They are licensed experts – Independents can explain the complexities of insurance in simple terms, helping you make smart decisions. They make a career out of assessing their customers’ insurance needs and matching them with the insurance carrier best equipped to meet those needs at a price the customer can afford. Think about it. While you might research wording for wills on the Internet, you’ll likely go to an attorney to ensure that the document is drawn up correctly. Why wouldn’t you seek the advice of a licensed insurance professional to be certain that your home, your auto, or your business is properly protected?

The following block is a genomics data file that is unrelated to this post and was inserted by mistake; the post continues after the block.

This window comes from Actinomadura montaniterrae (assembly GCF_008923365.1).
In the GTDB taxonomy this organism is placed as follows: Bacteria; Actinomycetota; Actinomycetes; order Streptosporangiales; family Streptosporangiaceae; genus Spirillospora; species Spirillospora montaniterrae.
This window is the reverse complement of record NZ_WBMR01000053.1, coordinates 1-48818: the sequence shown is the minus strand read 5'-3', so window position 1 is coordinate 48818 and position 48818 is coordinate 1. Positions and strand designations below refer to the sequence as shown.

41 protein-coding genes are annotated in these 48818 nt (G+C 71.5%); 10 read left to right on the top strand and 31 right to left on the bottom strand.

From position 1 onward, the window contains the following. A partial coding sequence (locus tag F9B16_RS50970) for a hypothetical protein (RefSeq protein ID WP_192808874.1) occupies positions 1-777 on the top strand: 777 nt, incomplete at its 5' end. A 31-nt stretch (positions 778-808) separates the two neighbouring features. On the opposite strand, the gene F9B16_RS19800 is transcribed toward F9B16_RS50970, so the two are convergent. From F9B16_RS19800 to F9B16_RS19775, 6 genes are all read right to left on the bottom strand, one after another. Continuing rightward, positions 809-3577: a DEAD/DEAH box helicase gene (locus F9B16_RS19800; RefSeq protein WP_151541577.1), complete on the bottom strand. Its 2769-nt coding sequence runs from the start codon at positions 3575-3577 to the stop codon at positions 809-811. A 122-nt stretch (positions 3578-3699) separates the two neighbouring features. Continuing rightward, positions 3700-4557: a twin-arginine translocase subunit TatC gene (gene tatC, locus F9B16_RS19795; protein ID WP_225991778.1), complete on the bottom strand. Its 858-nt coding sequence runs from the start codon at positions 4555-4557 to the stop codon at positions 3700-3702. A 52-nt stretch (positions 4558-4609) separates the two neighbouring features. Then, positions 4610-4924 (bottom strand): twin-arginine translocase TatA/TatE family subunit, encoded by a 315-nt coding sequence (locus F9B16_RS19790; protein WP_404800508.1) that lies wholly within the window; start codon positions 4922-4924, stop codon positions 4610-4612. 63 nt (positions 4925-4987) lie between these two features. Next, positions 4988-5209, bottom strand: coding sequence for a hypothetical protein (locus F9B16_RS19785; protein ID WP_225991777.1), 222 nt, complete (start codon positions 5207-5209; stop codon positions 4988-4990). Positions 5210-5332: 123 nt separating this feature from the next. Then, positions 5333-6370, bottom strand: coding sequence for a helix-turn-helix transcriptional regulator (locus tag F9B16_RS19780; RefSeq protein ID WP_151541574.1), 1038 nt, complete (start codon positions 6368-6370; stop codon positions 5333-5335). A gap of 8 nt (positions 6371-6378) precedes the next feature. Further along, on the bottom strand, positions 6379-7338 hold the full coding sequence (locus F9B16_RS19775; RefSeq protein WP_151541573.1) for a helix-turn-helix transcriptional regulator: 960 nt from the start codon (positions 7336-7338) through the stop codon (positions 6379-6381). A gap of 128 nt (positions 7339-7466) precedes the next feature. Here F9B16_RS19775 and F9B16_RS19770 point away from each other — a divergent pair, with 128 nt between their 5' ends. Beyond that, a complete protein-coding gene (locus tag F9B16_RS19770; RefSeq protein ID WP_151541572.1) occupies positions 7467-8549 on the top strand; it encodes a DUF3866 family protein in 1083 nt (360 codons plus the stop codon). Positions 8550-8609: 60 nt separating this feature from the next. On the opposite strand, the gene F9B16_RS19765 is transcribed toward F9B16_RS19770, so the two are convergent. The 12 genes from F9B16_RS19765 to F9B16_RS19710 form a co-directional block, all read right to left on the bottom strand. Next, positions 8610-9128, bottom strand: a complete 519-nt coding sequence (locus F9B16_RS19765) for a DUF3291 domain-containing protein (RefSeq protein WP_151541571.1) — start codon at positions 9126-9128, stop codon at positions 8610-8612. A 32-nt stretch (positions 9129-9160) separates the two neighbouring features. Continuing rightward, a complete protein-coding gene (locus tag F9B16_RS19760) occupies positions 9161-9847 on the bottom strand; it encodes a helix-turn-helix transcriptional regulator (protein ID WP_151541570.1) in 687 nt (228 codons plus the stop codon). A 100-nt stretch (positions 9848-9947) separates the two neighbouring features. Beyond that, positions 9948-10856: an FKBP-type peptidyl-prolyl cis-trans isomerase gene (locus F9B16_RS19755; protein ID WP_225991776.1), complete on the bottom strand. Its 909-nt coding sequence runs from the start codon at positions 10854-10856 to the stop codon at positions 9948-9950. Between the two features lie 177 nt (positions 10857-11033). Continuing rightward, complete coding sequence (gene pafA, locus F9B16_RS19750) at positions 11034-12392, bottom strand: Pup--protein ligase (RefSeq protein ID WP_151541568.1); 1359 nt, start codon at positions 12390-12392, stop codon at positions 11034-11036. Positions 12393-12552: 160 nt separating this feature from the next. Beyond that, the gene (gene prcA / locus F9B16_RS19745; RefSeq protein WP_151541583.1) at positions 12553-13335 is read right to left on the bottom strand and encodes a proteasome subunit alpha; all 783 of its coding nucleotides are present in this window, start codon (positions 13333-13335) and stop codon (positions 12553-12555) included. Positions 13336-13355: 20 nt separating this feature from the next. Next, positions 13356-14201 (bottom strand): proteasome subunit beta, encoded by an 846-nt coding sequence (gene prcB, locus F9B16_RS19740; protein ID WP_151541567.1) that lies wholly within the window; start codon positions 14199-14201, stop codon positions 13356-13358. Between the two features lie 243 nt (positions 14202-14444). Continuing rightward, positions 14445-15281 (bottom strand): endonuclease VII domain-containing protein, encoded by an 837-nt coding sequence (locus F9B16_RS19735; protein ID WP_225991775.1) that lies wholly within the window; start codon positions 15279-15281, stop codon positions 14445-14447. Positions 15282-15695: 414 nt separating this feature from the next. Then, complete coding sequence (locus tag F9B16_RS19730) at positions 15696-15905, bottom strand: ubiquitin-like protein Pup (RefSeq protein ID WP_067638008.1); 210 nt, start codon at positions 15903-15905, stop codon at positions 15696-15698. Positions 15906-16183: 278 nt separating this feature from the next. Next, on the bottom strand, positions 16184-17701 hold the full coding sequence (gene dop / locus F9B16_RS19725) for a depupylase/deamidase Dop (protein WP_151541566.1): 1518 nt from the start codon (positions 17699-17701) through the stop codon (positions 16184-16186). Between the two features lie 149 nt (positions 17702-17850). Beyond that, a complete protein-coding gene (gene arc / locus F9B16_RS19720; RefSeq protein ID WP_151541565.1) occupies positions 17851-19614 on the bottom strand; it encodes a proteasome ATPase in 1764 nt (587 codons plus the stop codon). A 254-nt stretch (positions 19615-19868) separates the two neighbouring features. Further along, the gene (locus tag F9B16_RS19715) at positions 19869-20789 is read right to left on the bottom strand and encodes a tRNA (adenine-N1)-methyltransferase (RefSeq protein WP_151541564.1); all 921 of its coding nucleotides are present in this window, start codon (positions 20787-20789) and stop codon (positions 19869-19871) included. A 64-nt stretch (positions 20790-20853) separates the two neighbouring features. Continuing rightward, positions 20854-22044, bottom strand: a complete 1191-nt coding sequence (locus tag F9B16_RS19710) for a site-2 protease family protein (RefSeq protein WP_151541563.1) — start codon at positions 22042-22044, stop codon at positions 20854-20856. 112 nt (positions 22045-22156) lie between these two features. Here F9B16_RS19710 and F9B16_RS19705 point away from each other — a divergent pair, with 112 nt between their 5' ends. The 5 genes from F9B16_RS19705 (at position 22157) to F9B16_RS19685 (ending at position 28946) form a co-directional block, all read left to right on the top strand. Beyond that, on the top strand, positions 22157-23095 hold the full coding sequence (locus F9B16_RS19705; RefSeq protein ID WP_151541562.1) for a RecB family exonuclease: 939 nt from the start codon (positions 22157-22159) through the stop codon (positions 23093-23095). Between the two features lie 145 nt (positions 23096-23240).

They are personal advisers – Agents not only find you competitive pricing, they make sure you are adequately covered. Working with you face-to-face, your agent becomes your personal adviser, taking the time to listen to you and understand your individual needs. They know it’s not just about finding a price you can afford; it’s also about making certain you are appropriately covered so that you don’t end up insurance-poor if you do suffer a loss.
They are your advocate – If you have a billing or claim concern, or need to change your coverage, your agent can be your advocate, working with the insurance company on your behalf.